Internal communication involves discussions with both agency staff and decision-makers about the value of, costs, and process for establishing BBRs. Before agencies can consider implementation of BBRs, they first need to convince and enlist support from a variety of people, including the Board of Directors, City Council, and other local entities.
The case studies below go over how agencies have dealt with convincing local powers that BBRs are the right decision for the agency. Topics discussed include how to go about proving the worth of BBRs and examples of providing targeted informational material.
Project Sponsor and Board Commitment
Submitted by MNWD
Internal communication is vital to a successful implementation of BBRs. Internal communication includes that which is conducted within the organization between various departments, but also communication with the Board of Directors or the governing body of the water utility, such as the City Council. In most cases, a member of the management team will form a task force to explore BBRs and will become the project sponsor. Sponsorship by a high-ranking manager or director is imperative for the project’s success. Numerous meetings and discussions will be held with various departments and subject matter experts to review the components of BBRs and actions that are needed, along with a timeline for implementation. Once management has evaluated the BBR structure, they need to present their recommendation to the governing board. In order to obtain the board’s support, several workshops should be held to explain how water budgets work and the advantages associated with this type of rate structure. Primary concerns should be identified and addressed. It is also important to discuss the technical elements of water budgets and what steps will be taken by various personnel, departments, and possibly consultants to enact the change.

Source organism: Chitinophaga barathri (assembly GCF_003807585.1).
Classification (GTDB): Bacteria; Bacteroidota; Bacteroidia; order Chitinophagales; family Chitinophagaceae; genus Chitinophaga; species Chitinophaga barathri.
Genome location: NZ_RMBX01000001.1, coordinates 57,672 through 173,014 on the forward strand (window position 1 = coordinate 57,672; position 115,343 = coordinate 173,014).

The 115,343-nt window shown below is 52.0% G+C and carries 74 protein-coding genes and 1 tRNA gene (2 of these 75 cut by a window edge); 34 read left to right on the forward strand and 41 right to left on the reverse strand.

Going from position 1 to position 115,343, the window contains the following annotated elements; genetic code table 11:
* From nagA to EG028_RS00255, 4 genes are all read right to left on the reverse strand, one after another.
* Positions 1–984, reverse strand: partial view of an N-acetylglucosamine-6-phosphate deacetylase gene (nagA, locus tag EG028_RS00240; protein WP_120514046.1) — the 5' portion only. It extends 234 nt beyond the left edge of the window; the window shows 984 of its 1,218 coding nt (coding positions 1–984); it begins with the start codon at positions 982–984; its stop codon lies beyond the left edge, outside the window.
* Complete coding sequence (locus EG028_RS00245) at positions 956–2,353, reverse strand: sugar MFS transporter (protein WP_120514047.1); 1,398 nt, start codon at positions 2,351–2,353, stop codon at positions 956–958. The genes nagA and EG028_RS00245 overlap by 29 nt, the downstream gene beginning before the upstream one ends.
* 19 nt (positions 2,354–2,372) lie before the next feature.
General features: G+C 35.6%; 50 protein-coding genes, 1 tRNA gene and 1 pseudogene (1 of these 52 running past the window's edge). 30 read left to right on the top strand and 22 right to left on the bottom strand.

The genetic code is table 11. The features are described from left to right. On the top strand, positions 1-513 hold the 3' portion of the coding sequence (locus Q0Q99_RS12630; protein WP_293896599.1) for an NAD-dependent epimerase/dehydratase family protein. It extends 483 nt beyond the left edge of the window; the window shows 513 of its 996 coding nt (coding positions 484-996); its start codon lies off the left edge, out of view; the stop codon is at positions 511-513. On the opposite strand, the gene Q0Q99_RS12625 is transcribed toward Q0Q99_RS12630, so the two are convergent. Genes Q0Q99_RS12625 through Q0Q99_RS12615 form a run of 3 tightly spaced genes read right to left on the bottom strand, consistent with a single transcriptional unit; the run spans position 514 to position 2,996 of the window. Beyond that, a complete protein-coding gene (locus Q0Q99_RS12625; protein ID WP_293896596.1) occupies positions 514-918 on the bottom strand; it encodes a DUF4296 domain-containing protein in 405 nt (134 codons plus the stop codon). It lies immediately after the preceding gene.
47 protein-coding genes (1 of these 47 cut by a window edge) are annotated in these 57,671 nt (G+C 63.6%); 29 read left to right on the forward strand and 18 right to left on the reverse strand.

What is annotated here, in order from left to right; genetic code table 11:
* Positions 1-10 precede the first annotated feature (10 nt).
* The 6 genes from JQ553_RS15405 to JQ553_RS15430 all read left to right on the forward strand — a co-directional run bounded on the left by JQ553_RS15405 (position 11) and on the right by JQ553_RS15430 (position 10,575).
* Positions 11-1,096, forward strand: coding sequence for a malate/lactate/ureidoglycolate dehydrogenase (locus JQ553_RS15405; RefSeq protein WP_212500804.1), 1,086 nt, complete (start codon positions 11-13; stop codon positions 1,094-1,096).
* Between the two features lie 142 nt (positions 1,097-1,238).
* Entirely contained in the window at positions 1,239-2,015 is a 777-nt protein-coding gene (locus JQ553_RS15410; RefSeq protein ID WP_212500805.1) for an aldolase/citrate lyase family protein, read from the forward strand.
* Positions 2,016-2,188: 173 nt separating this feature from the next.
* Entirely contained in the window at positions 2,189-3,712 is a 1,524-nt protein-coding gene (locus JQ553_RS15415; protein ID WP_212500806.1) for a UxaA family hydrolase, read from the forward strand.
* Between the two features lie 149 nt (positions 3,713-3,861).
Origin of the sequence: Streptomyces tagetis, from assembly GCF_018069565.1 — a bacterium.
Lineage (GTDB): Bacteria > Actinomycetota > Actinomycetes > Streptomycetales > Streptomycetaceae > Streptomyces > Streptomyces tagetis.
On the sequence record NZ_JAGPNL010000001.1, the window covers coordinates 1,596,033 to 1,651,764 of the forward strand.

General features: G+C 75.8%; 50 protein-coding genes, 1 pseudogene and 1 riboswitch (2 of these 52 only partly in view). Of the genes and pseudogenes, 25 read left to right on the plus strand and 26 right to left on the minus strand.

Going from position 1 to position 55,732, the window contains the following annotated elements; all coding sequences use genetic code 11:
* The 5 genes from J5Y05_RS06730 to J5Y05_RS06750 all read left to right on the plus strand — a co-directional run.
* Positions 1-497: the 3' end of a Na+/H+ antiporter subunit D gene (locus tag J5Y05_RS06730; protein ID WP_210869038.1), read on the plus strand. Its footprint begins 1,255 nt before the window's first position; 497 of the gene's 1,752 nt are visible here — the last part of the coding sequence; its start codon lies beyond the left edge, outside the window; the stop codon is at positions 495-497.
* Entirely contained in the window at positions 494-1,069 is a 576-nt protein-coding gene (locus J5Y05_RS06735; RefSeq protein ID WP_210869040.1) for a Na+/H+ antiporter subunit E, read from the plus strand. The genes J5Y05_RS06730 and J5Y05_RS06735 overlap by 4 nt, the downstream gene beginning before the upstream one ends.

Key Questions and Staff Education
Submitted by MNWD
Key Questions for Staff Discussion and Internal Decision-Making
- What is the current rate structure and how is it performing, in terms of revenue, conservation and customer acceptance?
- What are the agency’s fixed costs as a percentage of total costs (%)? Variable costs (%)?
- What are customer issues/complaints about water rates, if any?
- What are the limits, if any, on the agency’s water supply?
- What are local, regional, and state regulations the agency needs to follow?
- What is the impact on infrastructure and future planning with or without efficiency?
- What are the limitations of the current billing system, customer-level data, and funding a rate
- What is the cost of “not changing”?
There is a cost to “not changing.” For example, Agency A is $2.7 million short of recovering its cost of service each year for the past 3 years. Once the cost recovery situation is understood (the% of fixed costs recovered through a service charge and how much of fixed costs are recovered due to a uniform rate and/or through the tiers of a tiered rate structure), it will reveal why “necessary” revenues (defined as fixed costs) are not being recovered. In theory, the agency should consider spending up to the revenue loss of one year, in this case up to $2.7 million, to fund a rate structure change. This would provide a 1-year payback timeframe.